Monday, April 14, 2008

Incompetent to stand trial but still legally able to own guns

In 2005, Scott Buchanan was found incompetent to stand trial. Buchanan had been charged with theft, disorderly conduct and resisting arrest after an incident at the New Hampshire Division of Motor Vehicles. At the time of his arrest police seized a handgun from his car and as a condition of bail Buchanan surrendered his AK-47. Charges against Buchanan were later dropped after he was found incompetent to stand trial because of his excessive and unusual paranoia about police and the government.

Now, Buchanan wants his guns back. And he just might get them. The New Hampshire Supreme Court ruled, in a unanimous decision, that being incompetent to stand trial should not be equated with an adjudication as a mental defective under federal law, and therefore such a person should not be automatically prohibited from possessing firearms. Buchanan is now back in lower court, seeking the return of his guns.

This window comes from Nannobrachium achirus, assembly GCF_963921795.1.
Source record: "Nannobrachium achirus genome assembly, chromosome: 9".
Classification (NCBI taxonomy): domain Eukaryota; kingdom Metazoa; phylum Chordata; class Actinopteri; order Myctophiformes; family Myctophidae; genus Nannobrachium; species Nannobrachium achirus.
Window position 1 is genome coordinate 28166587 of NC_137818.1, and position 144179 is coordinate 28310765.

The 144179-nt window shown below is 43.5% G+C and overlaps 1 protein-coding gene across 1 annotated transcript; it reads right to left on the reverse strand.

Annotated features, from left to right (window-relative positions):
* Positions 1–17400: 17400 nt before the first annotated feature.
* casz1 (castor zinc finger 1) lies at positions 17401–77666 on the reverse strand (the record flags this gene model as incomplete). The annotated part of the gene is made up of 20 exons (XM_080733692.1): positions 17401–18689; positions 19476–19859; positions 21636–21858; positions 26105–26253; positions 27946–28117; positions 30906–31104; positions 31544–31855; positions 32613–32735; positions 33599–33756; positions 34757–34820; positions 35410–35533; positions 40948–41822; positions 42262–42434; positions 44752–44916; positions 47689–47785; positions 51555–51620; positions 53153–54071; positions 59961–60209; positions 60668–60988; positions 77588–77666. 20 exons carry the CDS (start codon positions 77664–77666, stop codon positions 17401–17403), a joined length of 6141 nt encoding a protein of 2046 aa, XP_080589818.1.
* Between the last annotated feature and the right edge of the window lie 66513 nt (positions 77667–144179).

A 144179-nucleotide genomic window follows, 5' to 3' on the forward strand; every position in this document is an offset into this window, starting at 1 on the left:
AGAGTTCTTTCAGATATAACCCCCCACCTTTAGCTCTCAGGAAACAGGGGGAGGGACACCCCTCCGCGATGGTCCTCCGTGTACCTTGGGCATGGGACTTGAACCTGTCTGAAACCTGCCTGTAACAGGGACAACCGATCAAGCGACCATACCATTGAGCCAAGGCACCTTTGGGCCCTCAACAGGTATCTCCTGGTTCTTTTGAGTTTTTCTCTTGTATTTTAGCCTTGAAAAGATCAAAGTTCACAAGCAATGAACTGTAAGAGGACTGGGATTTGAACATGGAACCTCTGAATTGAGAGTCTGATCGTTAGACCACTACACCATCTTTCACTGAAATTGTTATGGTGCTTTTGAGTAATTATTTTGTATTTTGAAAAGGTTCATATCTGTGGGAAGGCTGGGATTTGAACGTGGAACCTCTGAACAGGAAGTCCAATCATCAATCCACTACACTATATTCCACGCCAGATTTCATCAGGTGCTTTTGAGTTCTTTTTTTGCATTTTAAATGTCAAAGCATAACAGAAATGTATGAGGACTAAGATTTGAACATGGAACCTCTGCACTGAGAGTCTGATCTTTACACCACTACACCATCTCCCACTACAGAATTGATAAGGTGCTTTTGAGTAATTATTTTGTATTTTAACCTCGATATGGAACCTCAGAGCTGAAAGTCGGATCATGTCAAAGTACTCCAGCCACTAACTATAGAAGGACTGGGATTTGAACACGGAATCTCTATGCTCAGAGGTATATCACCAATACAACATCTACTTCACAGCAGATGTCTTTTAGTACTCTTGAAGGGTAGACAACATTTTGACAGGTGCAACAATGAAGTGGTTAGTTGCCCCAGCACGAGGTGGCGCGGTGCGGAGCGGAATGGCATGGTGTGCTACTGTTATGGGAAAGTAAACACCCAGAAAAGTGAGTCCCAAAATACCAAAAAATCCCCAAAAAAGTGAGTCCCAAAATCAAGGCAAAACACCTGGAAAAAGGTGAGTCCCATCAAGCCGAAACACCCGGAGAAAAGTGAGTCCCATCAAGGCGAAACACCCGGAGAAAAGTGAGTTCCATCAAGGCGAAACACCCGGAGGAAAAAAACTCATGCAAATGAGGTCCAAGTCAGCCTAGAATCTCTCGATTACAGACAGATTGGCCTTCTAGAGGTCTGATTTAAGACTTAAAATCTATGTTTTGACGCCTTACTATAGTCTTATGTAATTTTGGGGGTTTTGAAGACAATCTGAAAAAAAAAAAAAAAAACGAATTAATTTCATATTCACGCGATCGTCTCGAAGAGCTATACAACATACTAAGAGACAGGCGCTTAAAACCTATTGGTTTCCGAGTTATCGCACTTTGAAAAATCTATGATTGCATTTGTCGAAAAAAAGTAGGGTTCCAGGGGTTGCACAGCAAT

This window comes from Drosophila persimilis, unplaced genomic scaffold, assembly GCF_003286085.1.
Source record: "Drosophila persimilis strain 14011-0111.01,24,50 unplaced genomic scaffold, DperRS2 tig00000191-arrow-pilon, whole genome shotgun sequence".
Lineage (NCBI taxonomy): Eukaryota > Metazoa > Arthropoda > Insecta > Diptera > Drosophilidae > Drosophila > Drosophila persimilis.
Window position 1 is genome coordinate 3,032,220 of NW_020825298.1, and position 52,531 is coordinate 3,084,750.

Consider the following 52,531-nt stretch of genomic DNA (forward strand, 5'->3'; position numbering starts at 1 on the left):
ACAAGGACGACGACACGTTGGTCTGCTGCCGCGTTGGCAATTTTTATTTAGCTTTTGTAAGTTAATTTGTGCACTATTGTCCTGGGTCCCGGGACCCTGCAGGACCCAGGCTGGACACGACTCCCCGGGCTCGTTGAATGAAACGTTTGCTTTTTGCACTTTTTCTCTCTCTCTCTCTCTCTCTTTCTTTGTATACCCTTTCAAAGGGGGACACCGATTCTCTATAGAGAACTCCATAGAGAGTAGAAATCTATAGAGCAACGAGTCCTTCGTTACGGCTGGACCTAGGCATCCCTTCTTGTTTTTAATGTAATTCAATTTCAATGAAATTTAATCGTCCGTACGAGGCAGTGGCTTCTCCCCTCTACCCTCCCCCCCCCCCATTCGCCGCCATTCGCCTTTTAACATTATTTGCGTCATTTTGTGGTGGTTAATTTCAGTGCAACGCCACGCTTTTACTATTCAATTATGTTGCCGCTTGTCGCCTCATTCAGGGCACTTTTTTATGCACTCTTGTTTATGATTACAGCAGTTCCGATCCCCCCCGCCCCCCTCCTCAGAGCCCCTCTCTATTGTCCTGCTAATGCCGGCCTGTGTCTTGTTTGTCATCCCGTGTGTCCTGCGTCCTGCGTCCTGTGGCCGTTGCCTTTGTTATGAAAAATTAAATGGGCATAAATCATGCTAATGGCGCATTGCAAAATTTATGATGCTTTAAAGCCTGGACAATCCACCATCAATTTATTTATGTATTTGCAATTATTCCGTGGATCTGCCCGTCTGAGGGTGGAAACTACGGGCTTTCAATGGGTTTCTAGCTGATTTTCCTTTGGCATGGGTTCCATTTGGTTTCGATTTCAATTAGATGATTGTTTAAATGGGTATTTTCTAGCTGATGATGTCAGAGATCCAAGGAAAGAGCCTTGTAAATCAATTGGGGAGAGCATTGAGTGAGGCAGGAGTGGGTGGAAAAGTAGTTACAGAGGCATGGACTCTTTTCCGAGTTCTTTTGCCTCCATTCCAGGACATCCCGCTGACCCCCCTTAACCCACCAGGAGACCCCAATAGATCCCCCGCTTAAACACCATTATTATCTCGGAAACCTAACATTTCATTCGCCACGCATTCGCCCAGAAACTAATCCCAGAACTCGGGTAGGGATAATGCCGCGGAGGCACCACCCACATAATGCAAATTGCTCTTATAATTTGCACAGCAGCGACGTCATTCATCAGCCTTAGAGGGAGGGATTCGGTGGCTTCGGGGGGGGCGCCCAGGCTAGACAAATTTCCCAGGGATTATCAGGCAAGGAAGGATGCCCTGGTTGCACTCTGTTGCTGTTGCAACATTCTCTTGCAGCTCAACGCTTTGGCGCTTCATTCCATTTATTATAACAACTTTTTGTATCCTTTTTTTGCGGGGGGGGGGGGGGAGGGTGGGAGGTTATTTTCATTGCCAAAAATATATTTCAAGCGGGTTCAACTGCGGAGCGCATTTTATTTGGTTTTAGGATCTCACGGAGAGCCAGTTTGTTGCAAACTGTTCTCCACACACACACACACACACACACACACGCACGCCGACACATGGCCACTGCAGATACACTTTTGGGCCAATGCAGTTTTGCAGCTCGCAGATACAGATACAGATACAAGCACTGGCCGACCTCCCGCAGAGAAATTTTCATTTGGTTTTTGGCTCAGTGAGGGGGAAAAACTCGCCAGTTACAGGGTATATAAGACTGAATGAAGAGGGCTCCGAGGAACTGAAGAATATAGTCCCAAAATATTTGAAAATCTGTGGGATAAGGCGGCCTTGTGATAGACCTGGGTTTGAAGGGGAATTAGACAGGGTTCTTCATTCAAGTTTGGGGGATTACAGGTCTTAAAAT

According to court documents, being competent to stand trial “focuses upon whether the defendant has a rational and factual understanding of the proceeding against him and sufficient present ability to consult with and assist his lawyer on the case with a reasonable degree of rational understanding.” And that this is not “directly related to dangerousness or the ability to contract or manage one’s own affairs which are requirements of the federal definition of adjudicated as a mental defective.”

Under this ruling it is therefore possible for someone to be found incompetent to stand trial and still be able to possess firearms. The court can find that you don't have the rational understanding to participate in a court proceeding against you but that shouldn't stop you from owning a handgun, an AK-47, or any other type of gun. Now that’s insane.